“I’ve been waiting for you, brother.” The monster spoke as he rose, lifting axe as he did so. “I knew you’d come for me.”
Eve dropped Qasin’s arm and backed up a bit as the Human King began casually walking down the dirt path again towards his intended opponent.
“You knew I’d come?” Qasin asked.
“The stars foretold our fates colliding long before first breath was drawn,” the Axe King said, striding out to meet Qasin.
“That is interesting. Did these fates have anything specific to say about this collision?” Qasin’s hand gripped the coiled hilt of his blade in anticipation.
“Only that we were made by the gods as brothers–that we were bound by the same pain and destined to suffer the same curse. The mystics have foretold our fate: that upon meeting, one of us would be given freedom at last.”
“Freedom . . . That would be nice, brother.” Qasin decided to humor the Axe King out of courtesy. He wasn’t sure if he thought of them as brothers, but as leaders they would most assuredly suffer the same curse.
Qasin closed his eyes, leaned his head back and let his lungs empty. This moment, the calm mixed with a tingling anticipation that electrified his nerves, was a moment he wished would drag on forever. The goosebumps traveling down his arm let him feel every breeze and breath of wind that stirred around him. Eve was right: this is what life is meant to feel like, he thought, opening his eyes and lunging instantly at the Axe King. This is where I belong.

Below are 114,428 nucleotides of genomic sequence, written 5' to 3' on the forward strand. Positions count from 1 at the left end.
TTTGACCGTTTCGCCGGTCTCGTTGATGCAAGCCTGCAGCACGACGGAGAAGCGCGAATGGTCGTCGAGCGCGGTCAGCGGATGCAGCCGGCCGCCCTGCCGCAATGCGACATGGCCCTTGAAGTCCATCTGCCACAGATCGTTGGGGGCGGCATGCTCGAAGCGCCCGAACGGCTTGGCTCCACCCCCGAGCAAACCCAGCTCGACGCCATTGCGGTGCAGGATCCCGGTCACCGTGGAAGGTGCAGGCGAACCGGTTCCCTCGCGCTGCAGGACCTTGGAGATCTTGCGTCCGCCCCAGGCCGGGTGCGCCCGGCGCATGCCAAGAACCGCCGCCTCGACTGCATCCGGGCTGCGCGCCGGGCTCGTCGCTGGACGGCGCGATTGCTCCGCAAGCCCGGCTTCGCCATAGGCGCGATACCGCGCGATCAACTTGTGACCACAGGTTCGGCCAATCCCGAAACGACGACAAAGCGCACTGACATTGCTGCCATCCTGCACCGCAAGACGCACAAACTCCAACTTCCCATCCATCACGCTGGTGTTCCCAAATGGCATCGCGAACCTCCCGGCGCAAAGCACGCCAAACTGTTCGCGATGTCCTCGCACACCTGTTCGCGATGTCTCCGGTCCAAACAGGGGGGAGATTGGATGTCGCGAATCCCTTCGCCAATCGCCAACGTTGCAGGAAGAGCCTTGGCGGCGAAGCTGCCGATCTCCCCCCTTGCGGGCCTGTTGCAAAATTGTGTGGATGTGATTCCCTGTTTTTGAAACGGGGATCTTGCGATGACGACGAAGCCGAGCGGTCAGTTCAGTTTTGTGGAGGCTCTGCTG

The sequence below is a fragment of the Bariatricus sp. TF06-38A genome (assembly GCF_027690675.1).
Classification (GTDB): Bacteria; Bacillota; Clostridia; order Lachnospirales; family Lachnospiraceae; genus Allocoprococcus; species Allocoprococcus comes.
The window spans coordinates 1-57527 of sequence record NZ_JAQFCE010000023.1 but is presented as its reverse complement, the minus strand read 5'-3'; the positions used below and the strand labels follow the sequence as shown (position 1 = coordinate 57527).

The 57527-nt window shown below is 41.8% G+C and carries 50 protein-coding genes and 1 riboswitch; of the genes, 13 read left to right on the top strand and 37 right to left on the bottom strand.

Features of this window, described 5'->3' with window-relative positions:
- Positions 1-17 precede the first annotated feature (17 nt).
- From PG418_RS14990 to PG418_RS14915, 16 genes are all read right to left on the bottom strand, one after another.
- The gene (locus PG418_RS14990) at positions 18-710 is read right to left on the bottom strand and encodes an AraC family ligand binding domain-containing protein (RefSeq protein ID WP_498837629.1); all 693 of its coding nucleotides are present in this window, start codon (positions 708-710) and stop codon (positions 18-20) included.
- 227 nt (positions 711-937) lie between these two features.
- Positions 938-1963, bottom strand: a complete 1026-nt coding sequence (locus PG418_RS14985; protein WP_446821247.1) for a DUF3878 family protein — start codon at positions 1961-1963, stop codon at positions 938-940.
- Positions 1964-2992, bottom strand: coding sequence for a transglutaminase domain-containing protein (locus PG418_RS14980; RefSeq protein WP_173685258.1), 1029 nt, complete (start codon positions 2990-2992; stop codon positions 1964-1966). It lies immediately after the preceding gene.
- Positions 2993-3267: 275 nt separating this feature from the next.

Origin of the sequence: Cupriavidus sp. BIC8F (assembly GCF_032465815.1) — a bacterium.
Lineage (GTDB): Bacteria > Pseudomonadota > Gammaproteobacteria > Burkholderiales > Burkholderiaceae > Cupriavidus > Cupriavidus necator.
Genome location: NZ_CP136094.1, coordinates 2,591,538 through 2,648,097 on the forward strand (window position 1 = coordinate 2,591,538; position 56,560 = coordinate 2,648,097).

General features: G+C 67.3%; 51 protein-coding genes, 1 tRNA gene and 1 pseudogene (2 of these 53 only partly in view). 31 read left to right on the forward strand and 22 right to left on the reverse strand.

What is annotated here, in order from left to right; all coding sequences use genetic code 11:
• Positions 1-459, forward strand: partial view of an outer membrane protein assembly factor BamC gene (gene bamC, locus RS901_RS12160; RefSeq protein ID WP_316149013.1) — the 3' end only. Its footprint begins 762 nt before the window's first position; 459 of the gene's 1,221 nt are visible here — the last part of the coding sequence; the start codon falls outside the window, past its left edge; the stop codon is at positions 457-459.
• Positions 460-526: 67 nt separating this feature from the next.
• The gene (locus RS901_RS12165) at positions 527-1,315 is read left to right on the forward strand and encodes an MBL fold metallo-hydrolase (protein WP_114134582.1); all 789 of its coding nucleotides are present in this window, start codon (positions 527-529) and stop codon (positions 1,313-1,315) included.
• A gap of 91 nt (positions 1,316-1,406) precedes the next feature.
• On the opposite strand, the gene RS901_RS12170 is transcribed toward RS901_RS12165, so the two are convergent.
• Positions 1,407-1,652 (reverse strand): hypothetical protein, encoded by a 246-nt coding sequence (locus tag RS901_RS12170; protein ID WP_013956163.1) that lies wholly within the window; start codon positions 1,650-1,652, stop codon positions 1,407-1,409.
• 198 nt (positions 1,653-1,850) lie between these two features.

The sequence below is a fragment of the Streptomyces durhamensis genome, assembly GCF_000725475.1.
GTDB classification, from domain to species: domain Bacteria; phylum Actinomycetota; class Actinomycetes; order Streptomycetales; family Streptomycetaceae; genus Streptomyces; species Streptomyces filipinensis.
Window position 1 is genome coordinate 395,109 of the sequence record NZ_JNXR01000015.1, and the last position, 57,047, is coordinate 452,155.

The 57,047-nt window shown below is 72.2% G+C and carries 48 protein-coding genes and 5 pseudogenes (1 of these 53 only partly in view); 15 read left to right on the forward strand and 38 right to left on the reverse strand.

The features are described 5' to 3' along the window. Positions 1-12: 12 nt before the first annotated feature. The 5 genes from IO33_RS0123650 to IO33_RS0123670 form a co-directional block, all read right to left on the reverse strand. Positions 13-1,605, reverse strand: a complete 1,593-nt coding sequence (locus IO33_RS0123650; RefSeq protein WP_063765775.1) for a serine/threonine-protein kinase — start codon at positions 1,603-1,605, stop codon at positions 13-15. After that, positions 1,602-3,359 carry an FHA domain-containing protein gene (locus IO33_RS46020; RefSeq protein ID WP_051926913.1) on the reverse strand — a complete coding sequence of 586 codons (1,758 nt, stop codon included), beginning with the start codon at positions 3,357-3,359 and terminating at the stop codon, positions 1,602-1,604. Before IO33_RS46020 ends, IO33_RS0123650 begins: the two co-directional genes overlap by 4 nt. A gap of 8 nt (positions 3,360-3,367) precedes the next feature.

The Axe King barely moved in time, Qasin’s blade nicking his hide as the Minotaur scrambled to dodge the first attack. The Axe King deftly countered as he jumped out of the way, pulling the back end of his giant axe’s shaft at Qasin in a simultaneous movement even as he dodged. Qasin, sensing the incoming shaft more than seeing it, extended one hand to block it. He lifted his feet up and let the force and momentum of the axe’s handle throw him into the air and over the Minotaur. He couldn’t get a clear cut, and the Axe King was able to turn and slam his axe into Qasin, throwing him back, before Qasin’s feet had even touched the ground again.